We spoke to Dave Loudon, founder and managing director of DTL Creative. Over the last 11 years, Dave and his team at DTL have helped deliver successful change initiatives for social landlords. We asked him his opinions about transformational success, traps projects fall into, and for his top 3 tips to deliver successful projects.
Q: Dave, what’s your definition of true transformational success?
A: That’s a big, big, question. I always come back to one word: simplicity. When a company wants to go through a digital transformation, whether it’s a new system, moving to the cloud, or new infrastructure, implementing a new finance system or processes, you need to keep it simple. After 25 years, I’ve learned that needless complexity is dangerous. And, it’s easy to get consumed with fancy technology. Sometimes, people overcomplicate things. Perhaps because it feels good to show off all the functionality, all the clever things that technology can do!
That’s not the answer. The real question to ask is, what do customers and users really need, and how can they get measurable benefits, fast. So, to answer your question, the simpler you can make it, the more effective your transformation will be.
Q: Can you help us understand some of the traps that you’ve seen housing associations commonly fall into?
A: Some of the traps I’ve seen during projects include:
Running before you can walk: Teams want to jump into projects. They see something shiny that promises them the world. They buy it because they think that’s a good thing. But then, before actually thinking about some of the basics, they jump in. And then later on they realise that the project is not delivering the desired transformation. The solution would have been in planning and measurement.
Communication: Communication is absolutely at the top of the traps. An organisation is like an iceberg. The surface is the tip, underneath people are paddling away. What do they really feel and how will they take the change onboard? You have to get buy-in. You have to get your stakeholders talking. You need a communication strategy. And, people must feel able to tell you what it is they want the system to do.
Over-communication: There is a flip side to communication. You can overdo it by sending update emails every day to everyone. This saturates people’s minds and they just turn off. “Not another email!” It’s about getting the balance right. Make sure that you tell the right people, the right thing, at the right time.
Boringly tedious: Another trap is making it boring. Digital and process mapping can be tedious and then buy-in is lost. Honestly, all that detail can be overwhelming and just too hard. But with the right focus, you can make it fun (for at least half the time). And, to be successful you must be inclusive.
Avoid smoke and mirrors: Don’t hide anything. Get everything out in the open and especially what the tech can do. Transparency is your friend, shines a light and keeps the project on track.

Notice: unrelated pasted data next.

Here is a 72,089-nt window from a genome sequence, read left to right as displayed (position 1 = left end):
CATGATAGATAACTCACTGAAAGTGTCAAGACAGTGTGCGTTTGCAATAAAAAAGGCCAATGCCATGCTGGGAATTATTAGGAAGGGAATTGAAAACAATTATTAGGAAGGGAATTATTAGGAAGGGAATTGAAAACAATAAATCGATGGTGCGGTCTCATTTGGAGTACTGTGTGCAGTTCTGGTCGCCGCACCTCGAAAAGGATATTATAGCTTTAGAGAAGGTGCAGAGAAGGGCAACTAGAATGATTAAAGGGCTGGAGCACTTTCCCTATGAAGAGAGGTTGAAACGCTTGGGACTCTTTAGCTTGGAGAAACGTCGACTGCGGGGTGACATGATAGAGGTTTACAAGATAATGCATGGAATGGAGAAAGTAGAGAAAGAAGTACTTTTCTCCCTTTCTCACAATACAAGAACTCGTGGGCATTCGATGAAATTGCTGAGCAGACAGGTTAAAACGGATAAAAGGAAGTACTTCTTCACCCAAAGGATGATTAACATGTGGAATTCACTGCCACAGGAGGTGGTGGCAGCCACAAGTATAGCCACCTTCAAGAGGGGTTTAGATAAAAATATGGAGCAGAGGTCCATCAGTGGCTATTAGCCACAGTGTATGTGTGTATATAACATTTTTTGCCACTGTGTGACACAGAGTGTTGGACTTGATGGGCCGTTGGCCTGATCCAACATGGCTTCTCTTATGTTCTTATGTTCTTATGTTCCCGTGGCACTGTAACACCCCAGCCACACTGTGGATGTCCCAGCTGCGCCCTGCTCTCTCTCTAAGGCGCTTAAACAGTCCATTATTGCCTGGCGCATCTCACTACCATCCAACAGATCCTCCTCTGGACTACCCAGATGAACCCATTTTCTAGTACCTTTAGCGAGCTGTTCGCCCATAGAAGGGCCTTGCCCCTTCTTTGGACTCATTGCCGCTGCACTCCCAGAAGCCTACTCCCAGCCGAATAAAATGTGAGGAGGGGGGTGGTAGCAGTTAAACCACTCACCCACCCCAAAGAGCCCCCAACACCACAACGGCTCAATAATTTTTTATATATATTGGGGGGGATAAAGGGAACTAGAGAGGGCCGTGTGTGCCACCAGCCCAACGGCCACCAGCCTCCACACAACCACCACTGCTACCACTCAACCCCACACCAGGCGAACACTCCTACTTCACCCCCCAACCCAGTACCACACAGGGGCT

Q: What are your tips to deliver successful projects and to help cope with these traps?
A: Go quirky and capture their imaginations: Projects don’t need to be stressful and as difficult as some people make it. A few years ago, a landlord worked with us to make it fun. Using fun theory, we deliberately made the project a little bit quirky. A little bit weird. For example, people got to wear project T-shirts and there were big jigsaws that people could complete as the project went along. It really worked for that project.
Seek great advice, just ask people: In social housing, people love to speak to each other honestly. Other landlords will gladly talk to you. Get people talking to people. Find like-minded peers who have been through the journey. Ask the vendors and consultants detailed, honest and constructive questions. Use your networks such as LinkedIn, and get advice.
Measure, measure, measure: Decide on your success measures from day one: Measurement is absolutely key. You need to write down at the start what you want to achieve. Ask yourself, right at the start; “can you define the 10 things you want it to deliver?”.
Then measure. Otherwise, you’ll get to the end of your project and say; “that’s not what we wanted to achieve”. You can’t just define success at the end of the project.
Take on the mantra: measure twice, cut once. Help yourself not to waste time and resource with mistakes. It’s something that we apply to change and transformation projects. Digital / business transformation technology cannot really solve every single problem, but it will solve many of your problems if done properly. There is no magic button, but the measurement of success is key.
You’ll open up the possibilities: Releasing your people from the necessary but repetitive or high-volume tasks can open up endless possibilities. It’s extremely potent in a customer experience orientated environment because staff can use that freed-up time on activities that need more cognitive, imaginative and interpretive work and more complicated interactions with customers. It allows robots to perform the menial tasks, freeing up people to concentrate on delivering a great experience for customers.
Want to find out more?
Why not take a look at the full interview at our recent Open House event. You can watch OnDemand here. Or do you want to learn more about the projects we have done with housing associations? Take a look at our customer stories here and look at their tips to deliver successful projects.